The same goes for our producers, our post-production people, and so forth. We rely on each other to get the job done. As creators, it’s absolutely right that we need to be able to continue to produce inspiring, innovative work, but we also need to maintain the brand’s goal at the finish line. This is where collaboration comes in.
他们中的许多人都曾在香港电影片场打拼，甚至有的是香港第二代影人，所以能够提供很多细节上的建议——比如在第二段影片中，关于 1970 年代工作人员如何吃午餐、当时片场所用的设备等等。在电影行业，许多人都是边工作边学习，他们的经验非常宝贵。
作为导演，我的工作是找到可以信赖的人，让员工各司其职。我经常跟别人说，摄制组的运作其实和军队很像。每个人都有自己的专业技能，一旦结合起来，就能像战神金刚 Voltron （5个狮型机器人组成的机器人战士，译注）一样，齐心协力来实现任务目标。这次的摄影指导是 Derrick Fong，这是我和他之间的第三次合作，彼此之间已经熟悉，只要我说出自己的想法，相应的镜头马上就可以兑现。
MAEKAN: In the age where branded content is still in flux, what does it mean for you to present such an unorthodox presentation?
Frank: Well, first off, I’m glad you noticed that it isn’t just another way of presenting “branded content” because the intention wasn’t to make it just like every other branded piece of film. It means a lot that Ferrari was willing to place their trust in us to do something unorthodox.
I made sure from the beginning that everyone understood that first and foremost this is an artistic project—that where possible, we shouldn’t have to compromise on the film production aspect, for the sake of the product. I mean the formula for a car launch is generally pretty simple, it’s a grand flashy event, there are exciting adrenaline-filled videos, loud noises, lots of beautiful decor with beautiful people, culminated by a grand unveiling of a car in front of a whole bunch of customers and press.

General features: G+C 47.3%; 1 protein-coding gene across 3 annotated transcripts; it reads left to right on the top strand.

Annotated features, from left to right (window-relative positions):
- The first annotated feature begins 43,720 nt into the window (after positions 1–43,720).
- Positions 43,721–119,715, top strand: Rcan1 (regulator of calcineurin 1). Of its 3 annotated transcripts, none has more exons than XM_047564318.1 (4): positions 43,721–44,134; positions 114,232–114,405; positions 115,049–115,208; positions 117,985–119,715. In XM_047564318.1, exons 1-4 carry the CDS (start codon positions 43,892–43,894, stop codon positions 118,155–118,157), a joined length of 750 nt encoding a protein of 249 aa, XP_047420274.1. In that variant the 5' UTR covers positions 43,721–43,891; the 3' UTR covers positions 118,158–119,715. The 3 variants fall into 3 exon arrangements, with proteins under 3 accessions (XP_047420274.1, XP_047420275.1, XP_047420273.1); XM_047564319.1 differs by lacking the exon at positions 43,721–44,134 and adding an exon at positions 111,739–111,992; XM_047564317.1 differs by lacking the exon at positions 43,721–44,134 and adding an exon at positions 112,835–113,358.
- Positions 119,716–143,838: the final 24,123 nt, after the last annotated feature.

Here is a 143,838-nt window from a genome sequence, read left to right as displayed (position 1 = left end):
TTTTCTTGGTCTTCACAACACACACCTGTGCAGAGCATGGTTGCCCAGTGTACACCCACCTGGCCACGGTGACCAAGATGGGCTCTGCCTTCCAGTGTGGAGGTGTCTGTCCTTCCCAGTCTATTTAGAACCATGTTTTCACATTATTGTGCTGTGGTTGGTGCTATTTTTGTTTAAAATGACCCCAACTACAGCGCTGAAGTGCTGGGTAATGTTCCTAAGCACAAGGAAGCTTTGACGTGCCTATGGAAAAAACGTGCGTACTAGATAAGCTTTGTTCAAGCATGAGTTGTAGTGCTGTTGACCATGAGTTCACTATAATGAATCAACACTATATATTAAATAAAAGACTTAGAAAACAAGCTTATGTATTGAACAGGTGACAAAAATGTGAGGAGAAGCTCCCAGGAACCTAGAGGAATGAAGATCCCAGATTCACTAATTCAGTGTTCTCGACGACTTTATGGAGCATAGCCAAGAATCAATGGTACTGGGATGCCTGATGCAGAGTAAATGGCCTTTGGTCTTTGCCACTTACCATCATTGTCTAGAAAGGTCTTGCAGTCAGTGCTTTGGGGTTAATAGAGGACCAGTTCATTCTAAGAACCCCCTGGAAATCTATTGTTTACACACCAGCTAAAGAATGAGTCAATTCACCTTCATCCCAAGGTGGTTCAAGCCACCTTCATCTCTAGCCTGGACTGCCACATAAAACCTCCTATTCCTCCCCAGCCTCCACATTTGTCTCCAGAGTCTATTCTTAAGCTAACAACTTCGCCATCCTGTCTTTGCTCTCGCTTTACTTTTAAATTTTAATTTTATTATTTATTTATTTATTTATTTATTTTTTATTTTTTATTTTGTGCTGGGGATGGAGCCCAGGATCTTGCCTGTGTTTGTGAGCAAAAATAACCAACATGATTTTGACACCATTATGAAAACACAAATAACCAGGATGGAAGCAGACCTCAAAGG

This time though, we approached every aspect of it just like we would to any film production with castings, fittings, storyboard, location scouting, post-production treatments. I mean, I always say this, if you want to see fast people in fast cars doing fast things—there’s a lot of that on the internet and a lot that is beautifully shot. But this was really us trying something different. To tell a love story, but one that also starred the Roma.
但这一次，我们在每一个方面都完全按照电影制作的方式来处理，包括选角、试装、故事板、外景勘查、后期制作。正如我经常说的，如果你只是想看一些很酷的人开车飞驰，做一些很酷的事情，网上有很多这样的东西，而且很多都拍得很漂亮。但我们想尝试不一样的东西。我们想讲一个爱情故事，一个由 Roma 参与演绎的故事。
MAEKAN: Is there something in particular about the Roma that aligns with this idea behind the film?